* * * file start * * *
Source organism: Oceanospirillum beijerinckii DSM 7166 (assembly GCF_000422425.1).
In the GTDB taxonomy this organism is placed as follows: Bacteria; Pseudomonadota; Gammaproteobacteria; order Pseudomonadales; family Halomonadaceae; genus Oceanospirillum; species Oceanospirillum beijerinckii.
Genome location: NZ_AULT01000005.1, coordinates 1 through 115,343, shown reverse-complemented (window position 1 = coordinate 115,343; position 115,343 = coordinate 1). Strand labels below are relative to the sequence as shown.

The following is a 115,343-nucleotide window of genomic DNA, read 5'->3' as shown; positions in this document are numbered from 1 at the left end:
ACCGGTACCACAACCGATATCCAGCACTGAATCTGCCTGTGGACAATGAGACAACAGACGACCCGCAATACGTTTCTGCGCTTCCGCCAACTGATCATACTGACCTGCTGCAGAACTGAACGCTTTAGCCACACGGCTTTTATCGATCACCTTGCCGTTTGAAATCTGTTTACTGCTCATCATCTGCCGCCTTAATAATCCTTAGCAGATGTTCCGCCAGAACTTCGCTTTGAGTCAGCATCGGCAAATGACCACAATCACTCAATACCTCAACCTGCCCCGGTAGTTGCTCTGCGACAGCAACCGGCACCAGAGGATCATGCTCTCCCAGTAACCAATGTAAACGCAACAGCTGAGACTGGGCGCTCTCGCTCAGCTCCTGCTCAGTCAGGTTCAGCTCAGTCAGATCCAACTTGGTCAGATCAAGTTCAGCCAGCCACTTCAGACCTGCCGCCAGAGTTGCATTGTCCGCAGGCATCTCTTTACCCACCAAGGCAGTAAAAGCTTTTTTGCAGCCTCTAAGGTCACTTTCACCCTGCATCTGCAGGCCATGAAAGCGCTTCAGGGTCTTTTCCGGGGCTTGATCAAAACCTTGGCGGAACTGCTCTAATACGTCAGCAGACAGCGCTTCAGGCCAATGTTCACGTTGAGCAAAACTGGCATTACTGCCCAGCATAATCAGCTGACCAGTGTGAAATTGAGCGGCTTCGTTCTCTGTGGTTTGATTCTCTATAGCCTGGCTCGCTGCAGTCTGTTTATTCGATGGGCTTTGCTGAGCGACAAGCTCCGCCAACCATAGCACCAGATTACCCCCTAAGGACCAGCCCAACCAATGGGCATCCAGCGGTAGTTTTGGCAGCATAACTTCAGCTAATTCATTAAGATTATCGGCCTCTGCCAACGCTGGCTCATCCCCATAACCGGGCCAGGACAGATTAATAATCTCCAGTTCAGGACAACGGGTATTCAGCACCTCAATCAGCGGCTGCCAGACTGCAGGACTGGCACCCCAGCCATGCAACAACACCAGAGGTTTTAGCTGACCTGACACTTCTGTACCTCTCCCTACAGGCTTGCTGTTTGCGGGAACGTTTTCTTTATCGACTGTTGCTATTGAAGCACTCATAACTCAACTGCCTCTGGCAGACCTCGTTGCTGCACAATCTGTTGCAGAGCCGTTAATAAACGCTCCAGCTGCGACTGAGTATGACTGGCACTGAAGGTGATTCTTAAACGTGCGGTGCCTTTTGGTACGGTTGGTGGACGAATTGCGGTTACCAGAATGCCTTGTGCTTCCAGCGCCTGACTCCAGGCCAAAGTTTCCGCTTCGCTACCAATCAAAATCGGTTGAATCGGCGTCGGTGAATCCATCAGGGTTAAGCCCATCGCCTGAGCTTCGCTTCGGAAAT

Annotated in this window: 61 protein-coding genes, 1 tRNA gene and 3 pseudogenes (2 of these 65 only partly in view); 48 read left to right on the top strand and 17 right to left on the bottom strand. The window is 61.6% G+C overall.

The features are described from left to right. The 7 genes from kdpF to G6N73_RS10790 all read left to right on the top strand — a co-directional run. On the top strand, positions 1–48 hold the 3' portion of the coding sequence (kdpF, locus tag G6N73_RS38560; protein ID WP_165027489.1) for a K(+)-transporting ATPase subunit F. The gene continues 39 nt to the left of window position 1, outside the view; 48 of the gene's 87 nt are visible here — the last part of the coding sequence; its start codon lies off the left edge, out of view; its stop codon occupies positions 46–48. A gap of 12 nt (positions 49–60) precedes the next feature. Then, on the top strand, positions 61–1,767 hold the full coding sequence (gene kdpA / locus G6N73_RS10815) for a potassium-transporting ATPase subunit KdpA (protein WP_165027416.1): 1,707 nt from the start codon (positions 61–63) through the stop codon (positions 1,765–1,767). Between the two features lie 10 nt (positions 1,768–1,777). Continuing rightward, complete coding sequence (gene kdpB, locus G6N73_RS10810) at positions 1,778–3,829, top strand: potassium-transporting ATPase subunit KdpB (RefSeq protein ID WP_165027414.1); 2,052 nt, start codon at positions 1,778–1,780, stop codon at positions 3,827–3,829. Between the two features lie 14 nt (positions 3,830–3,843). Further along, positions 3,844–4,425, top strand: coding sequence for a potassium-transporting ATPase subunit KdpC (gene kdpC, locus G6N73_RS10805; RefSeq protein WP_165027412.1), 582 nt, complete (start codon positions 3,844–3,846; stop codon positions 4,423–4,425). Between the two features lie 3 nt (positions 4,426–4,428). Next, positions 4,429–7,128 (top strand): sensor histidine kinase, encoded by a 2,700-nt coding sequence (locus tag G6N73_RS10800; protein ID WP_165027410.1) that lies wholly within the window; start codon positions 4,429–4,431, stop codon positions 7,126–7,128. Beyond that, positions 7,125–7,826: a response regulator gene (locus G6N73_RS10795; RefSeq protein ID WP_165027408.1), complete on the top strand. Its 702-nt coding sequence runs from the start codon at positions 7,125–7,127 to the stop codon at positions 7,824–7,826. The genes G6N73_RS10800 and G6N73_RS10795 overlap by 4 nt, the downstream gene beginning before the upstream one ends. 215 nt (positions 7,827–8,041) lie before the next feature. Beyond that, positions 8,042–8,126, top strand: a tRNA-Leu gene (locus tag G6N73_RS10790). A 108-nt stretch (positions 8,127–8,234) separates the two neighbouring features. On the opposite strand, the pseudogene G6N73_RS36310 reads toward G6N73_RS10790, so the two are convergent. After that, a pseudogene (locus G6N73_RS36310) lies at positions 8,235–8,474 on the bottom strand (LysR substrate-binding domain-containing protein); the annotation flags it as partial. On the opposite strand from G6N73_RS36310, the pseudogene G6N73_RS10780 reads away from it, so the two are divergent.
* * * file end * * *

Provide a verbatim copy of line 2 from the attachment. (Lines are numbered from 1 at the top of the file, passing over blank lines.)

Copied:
In the GTDB taxonomy this organism is placed as follows: Bacteria; Pseudomonadota; Gammaproteobacteria; order Pseudomonadales; family Halomonadaceae; genus Oceanospirillum; species Oceanospirillum beijerinckii.